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Experts Doubt Cain's Response To Harassment Report

Highflying GOP presidential candidate Herman Cain defended himself against a report that he sexually harassed two women more than a decade ago, saying he's the target of a "witch hunt." But employment lawyers say Cain's claim he was unaware of any settlement in a harassment case is implausible.
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Poll: Cain And Perry Tied In Texas

In what may be the most impressive and surprising sign of the Herman Cain phenomenon yet, the Republican presidential candidate was essentially tied with native son Gov. Rick Perry in Texas, of all places.
NPR

Herman Cain's Long Odds Get Lengthier After Sex Harassment Report

Obviously, we can't know now how this will all play out. There's evidence some conservatives are rallying around him, seeing the revelation as a dirty trick by liberals. Some see similarities to sexual harassment bomb that went off during the Senate confirmation hearings for Justice Clarence ThomasBut there's also the suspicion that Cain is on the receiving end of oppo research by one of his rival Republican candidates.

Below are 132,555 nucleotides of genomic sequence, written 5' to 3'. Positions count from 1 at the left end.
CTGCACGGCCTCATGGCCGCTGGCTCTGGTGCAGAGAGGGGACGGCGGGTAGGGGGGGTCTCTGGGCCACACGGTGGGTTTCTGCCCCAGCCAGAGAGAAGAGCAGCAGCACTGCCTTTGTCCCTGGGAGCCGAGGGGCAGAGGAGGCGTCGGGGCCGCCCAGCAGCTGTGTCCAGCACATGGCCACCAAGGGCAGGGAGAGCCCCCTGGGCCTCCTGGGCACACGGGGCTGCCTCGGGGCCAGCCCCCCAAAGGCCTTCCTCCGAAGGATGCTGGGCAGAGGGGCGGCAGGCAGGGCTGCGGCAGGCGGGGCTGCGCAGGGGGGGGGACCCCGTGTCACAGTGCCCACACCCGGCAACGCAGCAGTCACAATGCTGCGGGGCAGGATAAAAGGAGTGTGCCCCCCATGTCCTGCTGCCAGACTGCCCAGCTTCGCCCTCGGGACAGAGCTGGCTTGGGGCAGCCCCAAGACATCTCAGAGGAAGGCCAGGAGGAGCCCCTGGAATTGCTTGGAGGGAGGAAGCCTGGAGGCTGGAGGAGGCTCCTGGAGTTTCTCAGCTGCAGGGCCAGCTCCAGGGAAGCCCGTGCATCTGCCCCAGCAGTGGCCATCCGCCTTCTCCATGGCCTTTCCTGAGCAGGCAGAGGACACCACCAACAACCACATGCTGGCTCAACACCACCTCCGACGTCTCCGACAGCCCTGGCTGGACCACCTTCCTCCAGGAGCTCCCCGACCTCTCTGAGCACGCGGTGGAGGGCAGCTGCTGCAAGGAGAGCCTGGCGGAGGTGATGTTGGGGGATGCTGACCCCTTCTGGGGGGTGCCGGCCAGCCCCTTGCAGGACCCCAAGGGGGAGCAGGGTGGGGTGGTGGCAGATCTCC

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Politico Reporter On Cain's Alleged Misconduct

Steve Inskeep speaks with reporter Jonathan Martin of Politico. The publication is reporting that presidential candidate Herman Cain was accused of inappropriate behavior by two female colleagues while he was head of the National Restaurant Association in the late 1990s. The women later left the organization and are said to have received five-figure payouts and signed nondisclosure agreements about the incident.
NPR

Black, Latino Shifts In Chicago Lead To Map Flap

It's map-drawing time as cities and states create new political districts. In Chicago, where blacks left in droves during the past decade and the Latino population rose, city leaders are redrawing the boundaries of the 50 wards. What's at stake is representation and political clout.
NPR

Cain's 9-9-9 Plan A Hard Sell In Anti-Tax N.H.

Herman Cain's tax plan has helped boost him to the top of the Republican presidential field. But talking taxes in New Hampshire — the first state on the primary calendar and one with no sales or income tax — has long been considered taboo.

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